In terms of a critical intervention our project channels the work of Mattern who is keen to expose the (physical) infrastructure of the internet. In much the same way we are “constituting…a new human experience” (Mattern: 2) by revealing a hidden depth of the internet (albeit digital), but a phenomena so relevant as it concerns us as the “dividual”.

The extension also speaks to a critical art framework as an increasing number of artists are harnessing self-tracking in their work (see Urist). Whilst we are highlighting our “dividualisation” the wider artistic context for Urist and indeed MirrorMirror is to achieve “greater awareness of complex matters in a modern world”.    

Large corporations are shaping our internet experience with use of our self-sacrificed data and in turn are defining us as dividuals (Deleuze 1990, p.5).  MirrorMirror will encourage the average internet user to contemplate who is in charge of this data collection, how it is obtained and indeed how else it could be used. It will allow a user to consider Hallinan & Striphas’ notion of our current climate where engineers—or their algorithms— are becoming important arbiters of our culture (p.131).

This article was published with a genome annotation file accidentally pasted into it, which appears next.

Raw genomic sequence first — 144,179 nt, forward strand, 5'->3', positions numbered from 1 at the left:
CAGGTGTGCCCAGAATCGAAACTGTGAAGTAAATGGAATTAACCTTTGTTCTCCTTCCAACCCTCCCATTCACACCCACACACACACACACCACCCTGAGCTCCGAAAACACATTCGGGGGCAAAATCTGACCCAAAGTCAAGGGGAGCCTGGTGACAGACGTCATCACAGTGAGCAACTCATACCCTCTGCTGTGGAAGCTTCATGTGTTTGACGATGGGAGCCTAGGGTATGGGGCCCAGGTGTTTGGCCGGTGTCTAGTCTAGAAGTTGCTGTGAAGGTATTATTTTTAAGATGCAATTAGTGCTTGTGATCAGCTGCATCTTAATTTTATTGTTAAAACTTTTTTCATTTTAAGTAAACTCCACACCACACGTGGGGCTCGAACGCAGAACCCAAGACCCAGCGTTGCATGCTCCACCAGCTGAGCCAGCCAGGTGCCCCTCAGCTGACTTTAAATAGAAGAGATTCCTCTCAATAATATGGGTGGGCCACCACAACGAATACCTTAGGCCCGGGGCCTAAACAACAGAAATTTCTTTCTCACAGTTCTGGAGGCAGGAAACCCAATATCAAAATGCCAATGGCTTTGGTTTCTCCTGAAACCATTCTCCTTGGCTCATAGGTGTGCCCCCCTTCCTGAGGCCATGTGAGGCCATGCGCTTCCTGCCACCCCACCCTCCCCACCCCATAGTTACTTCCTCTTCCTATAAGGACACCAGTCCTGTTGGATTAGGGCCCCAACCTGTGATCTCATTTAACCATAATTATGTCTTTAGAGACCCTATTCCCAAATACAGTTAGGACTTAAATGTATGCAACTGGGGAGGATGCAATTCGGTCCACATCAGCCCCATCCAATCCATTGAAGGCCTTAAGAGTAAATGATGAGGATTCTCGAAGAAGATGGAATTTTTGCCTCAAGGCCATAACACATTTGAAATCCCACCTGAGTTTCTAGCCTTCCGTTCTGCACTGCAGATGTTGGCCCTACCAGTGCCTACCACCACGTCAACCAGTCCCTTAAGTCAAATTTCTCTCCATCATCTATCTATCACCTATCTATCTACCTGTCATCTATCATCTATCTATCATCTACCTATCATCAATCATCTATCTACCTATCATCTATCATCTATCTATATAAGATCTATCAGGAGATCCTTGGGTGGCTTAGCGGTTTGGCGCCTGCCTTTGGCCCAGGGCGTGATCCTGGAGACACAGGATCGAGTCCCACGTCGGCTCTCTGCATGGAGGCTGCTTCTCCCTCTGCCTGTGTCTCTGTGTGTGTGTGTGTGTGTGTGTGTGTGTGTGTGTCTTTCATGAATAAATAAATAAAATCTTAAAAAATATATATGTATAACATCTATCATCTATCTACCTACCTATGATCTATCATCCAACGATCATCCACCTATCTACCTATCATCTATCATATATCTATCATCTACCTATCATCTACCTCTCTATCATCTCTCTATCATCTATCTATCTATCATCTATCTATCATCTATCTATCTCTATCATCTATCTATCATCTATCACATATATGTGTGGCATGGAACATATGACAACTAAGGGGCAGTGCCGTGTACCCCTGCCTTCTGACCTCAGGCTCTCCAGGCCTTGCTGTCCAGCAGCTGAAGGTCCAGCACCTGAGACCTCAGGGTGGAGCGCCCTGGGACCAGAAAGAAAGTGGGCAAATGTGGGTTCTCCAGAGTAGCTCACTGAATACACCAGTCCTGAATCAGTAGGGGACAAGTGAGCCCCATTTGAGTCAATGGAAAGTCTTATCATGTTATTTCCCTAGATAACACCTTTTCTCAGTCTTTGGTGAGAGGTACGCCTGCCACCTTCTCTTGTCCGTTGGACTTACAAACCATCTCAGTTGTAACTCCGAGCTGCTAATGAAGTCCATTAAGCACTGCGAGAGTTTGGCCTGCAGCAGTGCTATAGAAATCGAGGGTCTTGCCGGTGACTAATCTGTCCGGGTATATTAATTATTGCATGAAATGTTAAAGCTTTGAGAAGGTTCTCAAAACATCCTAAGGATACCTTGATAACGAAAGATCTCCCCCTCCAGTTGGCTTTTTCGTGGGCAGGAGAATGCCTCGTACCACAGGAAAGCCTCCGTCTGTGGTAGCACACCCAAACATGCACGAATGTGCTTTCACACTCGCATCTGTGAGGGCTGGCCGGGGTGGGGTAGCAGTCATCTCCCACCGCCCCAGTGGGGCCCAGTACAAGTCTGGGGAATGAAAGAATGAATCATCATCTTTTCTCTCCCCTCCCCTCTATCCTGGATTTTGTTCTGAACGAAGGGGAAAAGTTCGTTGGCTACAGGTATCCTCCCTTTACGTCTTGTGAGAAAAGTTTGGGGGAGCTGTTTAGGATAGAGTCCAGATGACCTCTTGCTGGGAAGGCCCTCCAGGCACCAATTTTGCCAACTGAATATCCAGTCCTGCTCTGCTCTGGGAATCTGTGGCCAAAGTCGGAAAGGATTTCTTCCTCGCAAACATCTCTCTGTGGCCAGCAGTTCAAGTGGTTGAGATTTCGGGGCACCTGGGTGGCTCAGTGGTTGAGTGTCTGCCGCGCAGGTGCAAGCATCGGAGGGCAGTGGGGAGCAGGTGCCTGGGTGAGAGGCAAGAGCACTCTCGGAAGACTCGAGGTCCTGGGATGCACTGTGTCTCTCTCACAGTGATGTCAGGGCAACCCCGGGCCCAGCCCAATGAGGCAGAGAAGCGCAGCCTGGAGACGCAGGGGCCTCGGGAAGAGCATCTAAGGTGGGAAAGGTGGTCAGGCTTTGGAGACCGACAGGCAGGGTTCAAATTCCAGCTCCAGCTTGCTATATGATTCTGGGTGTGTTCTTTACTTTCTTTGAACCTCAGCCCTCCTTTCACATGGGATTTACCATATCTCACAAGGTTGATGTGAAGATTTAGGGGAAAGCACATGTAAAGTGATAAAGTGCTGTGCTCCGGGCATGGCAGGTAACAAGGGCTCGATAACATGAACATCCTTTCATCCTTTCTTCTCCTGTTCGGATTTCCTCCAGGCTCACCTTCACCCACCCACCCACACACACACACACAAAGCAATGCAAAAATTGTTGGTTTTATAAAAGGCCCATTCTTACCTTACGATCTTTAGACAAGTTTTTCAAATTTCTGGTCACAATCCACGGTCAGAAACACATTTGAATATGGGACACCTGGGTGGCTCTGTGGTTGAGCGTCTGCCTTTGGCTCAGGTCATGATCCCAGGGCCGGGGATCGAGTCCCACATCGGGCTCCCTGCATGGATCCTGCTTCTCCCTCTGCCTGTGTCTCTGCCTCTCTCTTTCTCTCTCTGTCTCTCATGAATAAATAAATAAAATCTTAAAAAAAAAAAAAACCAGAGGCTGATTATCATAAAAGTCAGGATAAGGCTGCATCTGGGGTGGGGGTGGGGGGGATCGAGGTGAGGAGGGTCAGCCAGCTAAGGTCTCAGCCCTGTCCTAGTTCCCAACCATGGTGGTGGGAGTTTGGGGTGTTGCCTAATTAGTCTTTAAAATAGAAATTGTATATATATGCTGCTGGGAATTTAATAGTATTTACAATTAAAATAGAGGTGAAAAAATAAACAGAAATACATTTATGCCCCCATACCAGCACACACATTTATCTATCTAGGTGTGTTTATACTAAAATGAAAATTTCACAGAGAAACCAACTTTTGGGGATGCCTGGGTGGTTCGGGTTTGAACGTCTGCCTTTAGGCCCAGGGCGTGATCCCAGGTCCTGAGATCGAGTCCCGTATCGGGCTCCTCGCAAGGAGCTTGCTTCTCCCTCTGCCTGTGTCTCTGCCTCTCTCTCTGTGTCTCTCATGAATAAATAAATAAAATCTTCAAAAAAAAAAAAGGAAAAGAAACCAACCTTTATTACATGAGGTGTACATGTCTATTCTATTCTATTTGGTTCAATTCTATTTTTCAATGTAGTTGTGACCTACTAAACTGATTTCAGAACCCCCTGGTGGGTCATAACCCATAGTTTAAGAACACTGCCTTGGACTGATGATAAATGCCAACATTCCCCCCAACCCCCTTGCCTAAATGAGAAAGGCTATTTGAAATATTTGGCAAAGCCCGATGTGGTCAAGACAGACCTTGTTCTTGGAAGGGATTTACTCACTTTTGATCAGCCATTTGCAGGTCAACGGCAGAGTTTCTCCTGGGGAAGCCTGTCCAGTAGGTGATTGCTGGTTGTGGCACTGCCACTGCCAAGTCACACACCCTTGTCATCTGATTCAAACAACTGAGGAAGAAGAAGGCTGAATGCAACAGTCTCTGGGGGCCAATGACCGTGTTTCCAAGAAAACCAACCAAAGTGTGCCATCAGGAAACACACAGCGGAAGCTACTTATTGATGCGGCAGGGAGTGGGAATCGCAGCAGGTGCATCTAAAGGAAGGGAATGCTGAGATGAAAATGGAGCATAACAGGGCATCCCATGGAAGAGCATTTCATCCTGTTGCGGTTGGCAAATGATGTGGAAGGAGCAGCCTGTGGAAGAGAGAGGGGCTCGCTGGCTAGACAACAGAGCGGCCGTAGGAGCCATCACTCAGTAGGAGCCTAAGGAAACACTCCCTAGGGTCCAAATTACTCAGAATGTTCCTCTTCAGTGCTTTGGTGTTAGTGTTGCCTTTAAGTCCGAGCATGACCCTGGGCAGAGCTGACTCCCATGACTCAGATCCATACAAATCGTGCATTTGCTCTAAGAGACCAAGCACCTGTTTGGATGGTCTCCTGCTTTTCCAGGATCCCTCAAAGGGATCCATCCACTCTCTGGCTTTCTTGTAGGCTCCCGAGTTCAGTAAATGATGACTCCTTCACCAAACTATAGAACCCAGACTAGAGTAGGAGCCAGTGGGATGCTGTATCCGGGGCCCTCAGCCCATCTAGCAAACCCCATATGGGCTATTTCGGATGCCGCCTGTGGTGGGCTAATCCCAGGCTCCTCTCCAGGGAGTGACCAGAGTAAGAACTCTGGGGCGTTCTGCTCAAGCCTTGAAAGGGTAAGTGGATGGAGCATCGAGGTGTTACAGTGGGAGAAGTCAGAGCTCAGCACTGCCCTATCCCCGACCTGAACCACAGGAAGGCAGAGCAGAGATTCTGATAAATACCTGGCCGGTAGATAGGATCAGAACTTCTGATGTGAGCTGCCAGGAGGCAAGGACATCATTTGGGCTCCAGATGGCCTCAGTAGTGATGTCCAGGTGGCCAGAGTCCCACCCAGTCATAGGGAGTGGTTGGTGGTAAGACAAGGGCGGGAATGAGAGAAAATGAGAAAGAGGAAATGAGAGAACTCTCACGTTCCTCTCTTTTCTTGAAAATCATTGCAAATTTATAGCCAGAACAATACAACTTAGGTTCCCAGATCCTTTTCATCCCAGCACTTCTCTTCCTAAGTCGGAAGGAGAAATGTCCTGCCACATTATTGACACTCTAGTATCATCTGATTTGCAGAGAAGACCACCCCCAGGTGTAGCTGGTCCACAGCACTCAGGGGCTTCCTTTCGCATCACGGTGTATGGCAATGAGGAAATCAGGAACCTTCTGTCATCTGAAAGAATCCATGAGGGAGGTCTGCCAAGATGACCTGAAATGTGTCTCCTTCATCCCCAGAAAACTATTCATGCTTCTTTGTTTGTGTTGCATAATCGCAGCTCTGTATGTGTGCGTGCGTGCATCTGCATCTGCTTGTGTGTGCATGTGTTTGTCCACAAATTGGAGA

As the Cambridge Analytica 2016 US electoral project (building forth on research by data scientist Michal Kosinski) was deemed successful in gathering and categorizing extensive amounts of personal information alongside users’ Facebook interactions, we felt inspired to emulate some of their strengths for our product. Thus, central to MirrorMirror will be a machine-learning algorithm that processes information of its own accord, undertaking a process of collaborative filtering to reach its conclusion of the user.